Pictures: Mike Walters

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In Focus

West Wales Business Awards

The West Wales Business Awards celebrated companies from across the region at the Stradey Park Hotel

Agricultural, sponsored by Aberystwyth University, High Commended: Mark Hunter and Nigel’s Dairy

Manufacturing (large), sponsored by Redkite Law, High Commended: Castell Howell, Gestamp Talent

Construction, sponsored by Morgan LaRoche, High Commended: Parker Plant Hire and Castle Scaffolding

Retail, sponsored by Merlin’s Walk Shopping Centre, Jaxxon House and Little Bambino Bags

Manufacturing (small), sponsored by Redkite Law, High Commended: Dividers Folding Partitions and Nolan uPVC

Sponsored by:

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Tourism and Leisure, sponsored by the Stradey Park Hotel, High Commended: Monroe’s at the Llwyndafydd and Gwili Steam Railway

Service Award, sponsored by LTC Mobility, High Commended: ACOP Training and Redkite Law

Food and Drink, sponsored by JCP, High Commended: Plough Rhosmaen and JR Events and Catering

Training and Development, sponsored by Alpha Safety, High Commended: LBS Builders Merchants and Carmarthenshire People First

Small Business Award, sponsored by BTG, High Commended: Hydro Industries and P Griffiths Pharmacy

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Constructing the future

As one of Wales’ fastest growing, multi-disciplined construction companies, Morganstone specialises in providing high quality development solutions for housing associations, public sector bodies, local authorities and private developers.

We have extensive experience in the industry having been involved with; • high rise • refurbishment • care homes • education • estate regeneration • social and open market housing • commercial and retail developments.

Contact the company’s dedicated, professional team today to discuss how Morganstone can help you. Morganstone House, Llys Aur, Llanelli Gate, Llanelli, SA14 8LQ. Telephone: 01554 779126 mail@morganstone.co.uk

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Swansea Bay Business Awards

In Focus

Pictured: Barry Liles Coleg Sir Gar, Mark Sainsbury Managing Director - Media Wales and South West Wales Media, Jonathan Roberts Editor South Wales Evening Post, Ian Clarke PWC main sponsor and Alison Orrells Winner Woman in Business Saftey Letter box Company.

The shortlist for Swansea Bay Business Awards 2017 has been revealed The shortlist for the prestigious BUSINESS LIFE awards in the Swansea Bay region has been released, and it demonstrates the strength of commerce in the region The 51 companies and individuals shortlisted for the Swansea Bay Business Awards 2017 have been revealed, and they range from ambitious young start-ups to some of the biggest companies in the region. The Swansea Bay Business Awards 2017, held at Swansea’s Brangwyn Hall on March 3, will celebrate some of the greatest business successes in the Swansea Bay region. Run by the South Wales Evening Post and its sister magazine Swansea Bay Business Life in association with PricewaterhouseCoopers, the awards recognise top firms and individuals in Swansea, Neath Port Talbot, Carmarthenshire and Pembrokeshire.

This female construction manager wants more women in the industry as figures show a scarce amount South Wales Evening Post editor Jonathan Roberts said: “Once again, it is our great privilege to host this year’s business awards, and recognise those companies who really are the backbone of the Swansea Bay economy. “The standard of entries was incredibly high, reflecting the terrific amount of work done by our business community, work that is often unseen by the wider city region. As you can see from the shortlist revealed today, picking a winner was no easy task as the competition was so fierce.”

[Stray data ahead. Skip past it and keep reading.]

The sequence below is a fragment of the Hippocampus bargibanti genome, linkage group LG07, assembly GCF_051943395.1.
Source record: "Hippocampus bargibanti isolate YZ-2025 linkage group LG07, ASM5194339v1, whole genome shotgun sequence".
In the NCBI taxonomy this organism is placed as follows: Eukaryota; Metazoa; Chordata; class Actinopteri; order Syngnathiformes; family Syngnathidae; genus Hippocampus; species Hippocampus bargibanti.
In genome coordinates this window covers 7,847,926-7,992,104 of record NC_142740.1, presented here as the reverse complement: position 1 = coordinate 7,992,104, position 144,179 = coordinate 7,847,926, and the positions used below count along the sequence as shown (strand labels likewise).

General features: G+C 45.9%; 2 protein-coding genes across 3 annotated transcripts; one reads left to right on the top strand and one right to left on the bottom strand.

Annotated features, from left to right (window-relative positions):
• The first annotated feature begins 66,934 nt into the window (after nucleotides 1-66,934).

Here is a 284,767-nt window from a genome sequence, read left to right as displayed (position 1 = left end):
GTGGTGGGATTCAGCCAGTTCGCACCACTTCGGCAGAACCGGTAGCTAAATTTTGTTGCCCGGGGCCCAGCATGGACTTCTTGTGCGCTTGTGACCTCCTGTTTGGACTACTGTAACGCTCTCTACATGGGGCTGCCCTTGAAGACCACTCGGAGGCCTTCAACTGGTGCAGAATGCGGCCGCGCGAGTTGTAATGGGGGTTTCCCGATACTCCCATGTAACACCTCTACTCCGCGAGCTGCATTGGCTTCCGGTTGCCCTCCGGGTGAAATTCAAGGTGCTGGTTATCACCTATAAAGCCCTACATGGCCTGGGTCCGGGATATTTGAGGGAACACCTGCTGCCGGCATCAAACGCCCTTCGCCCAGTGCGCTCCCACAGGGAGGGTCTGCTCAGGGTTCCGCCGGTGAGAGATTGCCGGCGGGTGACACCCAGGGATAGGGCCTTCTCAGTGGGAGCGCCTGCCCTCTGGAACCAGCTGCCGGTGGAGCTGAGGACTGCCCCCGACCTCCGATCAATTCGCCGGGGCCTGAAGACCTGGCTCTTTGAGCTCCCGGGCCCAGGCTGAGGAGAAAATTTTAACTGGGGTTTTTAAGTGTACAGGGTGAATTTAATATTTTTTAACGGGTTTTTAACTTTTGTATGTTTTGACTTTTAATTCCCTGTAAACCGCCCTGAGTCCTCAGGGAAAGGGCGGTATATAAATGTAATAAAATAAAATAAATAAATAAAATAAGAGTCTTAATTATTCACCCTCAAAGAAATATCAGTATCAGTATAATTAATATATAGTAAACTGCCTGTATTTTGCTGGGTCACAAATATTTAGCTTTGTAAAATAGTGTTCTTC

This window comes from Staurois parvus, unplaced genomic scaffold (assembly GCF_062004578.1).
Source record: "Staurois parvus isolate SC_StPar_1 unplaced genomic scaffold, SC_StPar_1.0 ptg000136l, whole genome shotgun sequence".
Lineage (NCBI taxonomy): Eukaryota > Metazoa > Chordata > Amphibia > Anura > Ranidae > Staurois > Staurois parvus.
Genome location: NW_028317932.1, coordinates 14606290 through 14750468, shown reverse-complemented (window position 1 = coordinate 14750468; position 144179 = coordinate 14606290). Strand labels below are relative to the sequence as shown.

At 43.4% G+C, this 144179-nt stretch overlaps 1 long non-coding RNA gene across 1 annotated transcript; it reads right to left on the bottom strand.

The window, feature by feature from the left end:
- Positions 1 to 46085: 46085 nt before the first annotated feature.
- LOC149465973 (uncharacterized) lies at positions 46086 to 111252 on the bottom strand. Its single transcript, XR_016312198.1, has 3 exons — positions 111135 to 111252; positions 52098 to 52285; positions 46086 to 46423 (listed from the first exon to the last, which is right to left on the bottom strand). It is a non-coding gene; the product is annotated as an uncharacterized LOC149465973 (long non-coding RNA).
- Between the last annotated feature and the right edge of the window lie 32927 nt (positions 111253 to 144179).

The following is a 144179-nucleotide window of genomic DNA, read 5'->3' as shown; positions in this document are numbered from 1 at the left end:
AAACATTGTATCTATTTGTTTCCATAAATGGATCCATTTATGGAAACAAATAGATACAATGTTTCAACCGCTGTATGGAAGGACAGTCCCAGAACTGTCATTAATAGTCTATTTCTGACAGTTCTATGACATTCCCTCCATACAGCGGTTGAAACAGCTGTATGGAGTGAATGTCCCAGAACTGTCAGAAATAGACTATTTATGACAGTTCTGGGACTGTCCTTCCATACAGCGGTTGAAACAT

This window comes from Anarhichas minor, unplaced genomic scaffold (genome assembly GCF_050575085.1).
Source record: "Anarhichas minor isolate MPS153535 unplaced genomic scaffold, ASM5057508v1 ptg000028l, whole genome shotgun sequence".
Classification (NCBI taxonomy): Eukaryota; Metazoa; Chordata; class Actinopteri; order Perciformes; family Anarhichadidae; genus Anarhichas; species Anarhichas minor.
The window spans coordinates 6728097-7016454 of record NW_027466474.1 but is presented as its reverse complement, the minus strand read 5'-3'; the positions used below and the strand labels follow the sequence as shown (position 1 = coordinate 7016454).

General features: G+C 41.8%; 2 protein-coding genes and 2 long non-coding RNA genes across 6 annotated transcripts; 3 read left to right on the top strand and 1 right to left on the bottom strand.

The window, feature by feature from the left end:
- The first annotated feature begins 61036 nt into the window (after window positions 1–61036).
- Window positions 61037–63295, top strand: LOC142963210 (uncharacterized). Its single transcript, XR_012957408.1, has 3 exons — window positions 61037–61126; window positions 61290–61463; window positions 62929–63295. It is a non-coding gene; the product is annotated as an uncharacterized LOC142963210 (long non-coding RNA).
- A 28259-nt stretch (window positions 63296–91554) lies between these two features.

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In Focus

Swansea Bay Business Life Awards

Pictured: Highly Commended winner in the Innovation Award category, Haydale.

The 16 award categories include: Business of the Year: 0-25 employees; Business of the Year: 26-149 Employees; Business of the Year: 150+ employees; Entrepreneur of the Year; Green Business; Young Business Person of the Year; Innovation; Manufacturing Business of the Year; Apprenticeship Development; International Trade Business of the Year; Best Business Start up; Tourism & Hospitality Business of the Year; Family Business of the Year; Lifetime Achievement; and Social Enterprise Business of the Year. “This awards night is important because we have so many companies doing extraordinary things. They have a great story to tell, and it’s our job to tell it,” said Mr Roberts. Category sponsors are some of the biggest business names in the region, including JCP Solicitors, NPTC Group, Tidal Lagoon Swansea Bay Plc, Gower College Swansea, UWTSD, ND John Wine Merchants and Swansea Bay Business Club. The winners have been selected by the panel of judges, Mr Roberts, Ian Clarke, director, PwC; Media Wales managing director Mark Sainsbury; Alison Orrells, Woman of the Year at our Women in Business awards; and Barry Liles of Coleg Sir Gar. “PwC are delighted again to be sponsors of the Swansea Bay Business Awards,” said Ian Clarke.

THIS AWARDS NIGHT IS IMPORTANT BECAUSE WE HAVE SO MANY COMPANIES DOING EXTRAORDINARY THINGS. THEY HAVE A GREAT STORY TO TELL, AND IT’S OUR JOB TO TELL IT “The volume and quality of the entries is a tribute to the undoubted talent we have in the Swansea Bay region. “We are committed to supporting the local economy and see the Swansea Bay Business Awards as the major showpiece business awards in the area. It is a chance to celebrate success, even more so at times which can be challenging. “Congratulations to all those shortlisted and thank you to everyone who took the time and trouble to enter for the awards. This made for an intensive judging session which was made more challenging by the diversity and quality of the entries. I look forward to seeing you all on the night!”